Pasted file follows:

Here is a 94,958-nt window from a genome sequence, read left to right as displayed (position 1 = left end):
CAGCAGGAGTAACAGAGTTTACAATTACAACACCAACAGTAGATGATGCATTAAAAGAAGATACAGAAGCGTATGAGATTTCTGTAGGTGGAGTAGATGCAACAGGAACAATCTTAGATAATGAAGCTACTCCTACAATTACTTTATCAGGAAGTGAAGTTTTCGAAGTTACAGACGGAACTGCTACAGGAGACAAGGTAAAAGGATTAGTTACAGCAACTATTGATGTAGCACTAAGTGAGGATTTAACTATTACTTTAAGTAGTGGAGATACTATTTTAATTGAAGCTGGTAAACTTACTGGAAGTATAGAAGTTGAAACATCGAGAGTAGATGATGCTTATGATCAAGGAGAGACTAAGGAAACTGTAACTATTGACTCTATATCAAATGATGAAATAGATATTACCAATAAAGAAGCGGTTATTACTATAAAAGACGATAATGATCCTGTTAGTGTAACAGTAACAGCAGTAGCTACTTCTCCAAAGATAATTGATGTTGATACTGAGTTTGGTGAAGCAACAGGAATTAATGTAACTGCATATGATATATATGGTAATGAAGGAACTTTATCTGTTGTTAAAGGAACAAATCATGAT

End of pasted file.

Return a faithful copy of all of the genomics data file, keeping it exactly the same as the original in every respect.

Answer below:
Here is a 94,958-nt window from a genome sequence, read left to right as displayed (position 1 = left end):
CAGCAGGAGTAACAGAGTTTACAATTACAACACCAACAGTAGATGATGCATTAAAAGAAGATACAGAAGCGTATGAGATTTCTGTAGGTGGAGTAGATGCAACAGGAACAATCTTAGATAATGAAGCTACTCCTACAATTACTTTATCAGGAAGTGAAGTTTTCGAAGTTACAGACGGAACTGCTACAGGAGACAAGGTAAAAGGATTAGTTACAGCAACTATTGATGTAGCACTAAGTGAGGATTTAACTATTACTTTAAGTAGTGGAGATACTATTTTAATTGAAGCTGGTAAACTTACTGGAAGTATAGAAGTTGAAACATCGAGAGTAGATGATGCTTATGATCAAGGAGAGACTAAGGAAACTGTAACTATTGACTCTATATCAAATGATGAAATAGATATTACCAATAAAGAAGCGGTTATTACTATAAAAGACGATAATGATCCTGTTAGTGTAACAGTAACAGCAGTAGCTACTTCTCCAAAGATAATTGATGTTGATACTGAGTTTGGTGAAGCAACAGGAATTAATGTAACTGCATATGATATATATGGTAATGAAGGAACTTTATCTGTTGTTAAAGGAACAAATCATGAT